2024 – A.2583 / S.15

2024 – A.2583 / S.15

Position Statement – 2024

A.2583 / S.15

Differential Reimbursement for Single Domestic Violence Victim’s Shelter Occupancy
(“Heads in Beds”)


The Women’s Bar Association of the State of New York (“WBASNY”) supports A.2583/S.15 (“Heads in Beds”), legislation that will ensure domestic violence shelter providers who accommodate a single adult in a room designed for two individuals will receive a payment differential to preserve the existing per diem reimbursement rate.

The emergency domestic violence shelter system was configured for families, with most rooms designed to hold families of two, three, or more. Single adults seeking safety in a domestic violence shelter face significant obstacles in obtaining this emergency housing. The proposed legislation will require New York State to preserve the full reimbursement rate for providers who “downsize” a room configured for a family of two to accommodate a single adult individual. By removing the financial barrier for domestic violence shelter providers to house single adults, the bill provides greater access to the domestic violence shelter system for single adults who otherwise face considerable obstacles.

The lack of housing options makes it extremely difficult for a family fleeing domestic violence to obtain shelter; for single women, the burden is nearly insurmountable. One downstate county alone has only 39 emergency shelter beds for a population of just over one million. In 2022, over 1,500 individuals seeking emergency shelter in that county were unable to be placed due to lack of availability; single survivors formed a large percentage of those who were turned away. This problem exists to one degree or another in every single county in the state. Alternative housing options, including hotel rooms contracted by state agencies specifically for DV survivors, face similar financial restrictions and as a result, single adults are being turned away not because of lack of rooms, but because it is not economically feasible for the provider to provide shelter for these individuals.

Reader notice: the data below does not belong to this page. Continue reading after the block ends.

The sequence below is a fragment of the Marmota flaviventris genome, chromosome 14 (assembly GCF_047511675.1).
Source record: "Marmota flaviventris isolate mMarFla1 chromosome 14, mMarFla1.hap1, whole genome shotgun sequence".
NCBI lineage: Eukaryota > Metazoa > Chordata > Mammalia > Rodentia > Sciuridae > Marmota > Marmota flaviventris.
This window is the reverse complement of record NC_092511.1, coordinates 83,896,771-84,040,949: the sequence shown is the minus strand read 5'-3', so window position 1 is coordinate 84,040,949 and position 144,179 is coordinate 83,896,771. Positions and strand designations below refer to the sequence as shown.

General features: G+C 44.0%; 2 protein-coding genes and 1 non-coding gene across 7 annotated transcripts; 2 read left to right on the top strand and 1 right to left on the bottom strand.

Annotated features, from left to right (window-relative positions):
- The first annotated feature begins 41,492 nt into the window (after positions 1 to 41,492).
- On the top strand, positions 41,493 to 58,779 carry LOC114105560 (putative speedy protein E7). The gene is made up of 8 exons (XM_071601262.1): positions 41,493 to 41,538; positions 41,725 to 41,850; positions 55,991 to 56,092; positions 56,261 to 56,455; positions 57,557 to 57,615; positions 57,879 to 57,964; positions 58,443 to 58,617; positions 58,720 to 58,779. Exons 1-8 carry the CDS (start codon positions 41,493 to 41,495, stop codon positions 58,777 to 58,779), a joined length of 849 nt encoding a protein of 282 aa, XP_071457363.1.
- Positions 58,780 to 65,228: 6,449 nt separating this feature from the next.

Currently, single individuals seeking shelter from domestic violence are often turned away because emergency shelter options for single adults are so extremely limited. By allowing shelter providers greater flexibility to downsize a room meant for two people to accommodate a single adult without loss of revenue, facilities will have increased capacity to shelter single adults fleeing violence and abuse. Passage of this bill will make a life-changing difference for single adult survivors seeking safety and refuge.